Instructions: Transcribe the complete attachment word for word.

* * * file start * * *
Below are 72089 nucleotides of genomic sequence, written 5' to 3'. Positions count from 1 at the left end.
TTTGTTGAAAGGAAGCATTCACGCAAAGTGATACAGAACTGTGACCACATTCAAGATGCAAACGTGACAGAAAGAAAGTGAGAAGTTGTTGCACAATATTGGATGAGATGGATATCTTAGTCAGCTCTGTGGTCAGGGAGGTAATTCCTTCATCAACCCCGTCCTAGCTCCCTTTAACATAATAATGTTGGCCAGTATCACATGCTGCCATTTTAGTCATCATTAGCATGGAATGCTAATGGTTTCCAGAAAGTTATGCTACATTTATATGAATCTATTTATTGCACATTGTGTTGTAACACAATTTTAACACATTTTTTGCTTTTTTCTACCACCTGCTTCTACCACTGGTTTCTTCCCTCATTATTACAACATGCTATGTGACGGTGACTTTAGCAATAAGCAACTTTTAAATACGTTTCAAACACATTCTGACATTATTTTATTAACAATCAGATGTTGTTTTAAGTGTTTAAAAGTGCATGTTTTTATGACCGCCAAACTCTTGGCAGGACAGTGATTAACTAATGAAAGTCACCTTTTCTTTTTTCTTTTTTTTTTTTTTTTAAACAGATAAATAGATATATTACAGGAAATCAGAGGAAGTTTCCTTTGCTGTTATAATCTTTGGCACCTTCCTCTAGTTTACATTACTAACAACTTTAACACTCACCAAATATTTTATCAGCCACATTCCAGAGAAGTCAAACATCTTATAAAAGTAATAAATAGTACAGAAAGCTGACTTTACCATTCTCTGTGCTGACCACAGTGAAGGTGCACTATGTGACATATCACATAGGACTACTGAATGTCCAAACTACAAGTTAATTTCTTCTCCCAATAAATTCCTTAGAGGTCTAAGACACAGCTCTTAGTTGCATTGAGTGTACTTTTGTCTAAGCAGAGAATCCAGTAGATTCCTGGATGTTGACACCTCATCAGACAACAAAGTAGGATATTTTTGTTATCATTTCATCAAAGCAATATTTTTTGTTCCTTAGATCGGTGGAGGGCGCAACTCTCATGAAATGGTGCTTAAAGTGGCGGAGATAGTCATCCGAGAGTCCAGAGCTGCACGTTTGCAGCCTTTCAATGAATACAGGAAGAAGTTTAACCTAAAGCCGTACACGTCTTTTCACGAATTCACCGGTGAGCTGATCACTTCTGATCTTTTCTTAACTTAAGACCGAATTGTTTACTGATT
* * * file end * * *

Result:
Below are 72089 nucleotides of genomic sequence, written 5' to 3'. Positions count from 1 at the left end.
TTTGTTGAAAGGAAGCATTCACGCAAAGTGATACAGAACTGTGACCACATTCAAGATGCAAACGTGACAGAAAGAAAGTGAGAAGTTGTTGCACAATATTGGATGAGATGGATATCTTAGTCAGCTCTGTGGTCAGGGAGGTAATTCCTTCATCAACCCCGTCCTAGCTCCCTTTAACATAATAATGTTGGCCAGTATCACATGCTGCCATTTTAGTCATCATTAGCATGGAATGCTAATGGTTTCCAGAAAGTTATGCTACATTTATATGAATCTATTTATTGCACATTGTGTTGTAACACAATTTTAACACATTTTTTGCTTTTTTCTACCACCTGCTTCTACCACTGGTTTCTTCCCTCATTATTACAACATGCTATGTGACGGTGACTTTAGCAATAAGCAACTTTTAAATACGTTTCAAACACATTCTGACATTATTTTATTAACAATCAGATGTTGTTTTAAGTGTTTAAAAGTGCATGTTTTTATGACCGCCAAACTCTTGGCAGGACAGTGATTAACTAATGAAAGTCACCTTTTCTTTTTTCTTTTTTTTTTTTTTTTAAACAGATAAATAGATATATTACAGGAAATCAGAGGAAGTTTCCTTTGCTGTTATAATCTTTGGCACCTTCCTCTAGTTTACATTACTAACAACTTTAACACTCACCAAATATTTTATCAGCCACATTCCAGAGAAGTCAAACATCTTATAAAAGTAATAAATAGTACAGAAAGCTGACTTTACCATTCTCTGTGCTGACCACAGTGAAGGTGCACTATGTGACATATCACATAGGACTACTGAATGTCCAAACTACAAGTTAATTTCTTCTCCCAATAAATTCCTTAGAGGTCTAAGACACAGCTCTTAGTTGCATTGAGTGTACTTTTGTCTAAGCAGAGAATCCAGTAGATTCCTGGATGTTGACACCTCATCAGACAACAAAGTAGGATATTTTTGTTATCATTTCATCAAAGCAATATTTTTTGTTCCTTAGATCGGTGGAGGGCGCAACTCTCATGAAATGGTGCTTAAAGTGGCGGAGATAGTCATCCGAGAGTCCAGAGCTGCACGTTTGCAGCCTTTCAATGAATACAGGAAGAAGTTTAACCTAAAGCCGTACACGTCTTTTCACGAATTCACCGGTGAGCTGATCACTTCTGATCTTTTCTTAACTTAAGACCGAATTGTTTACTGATT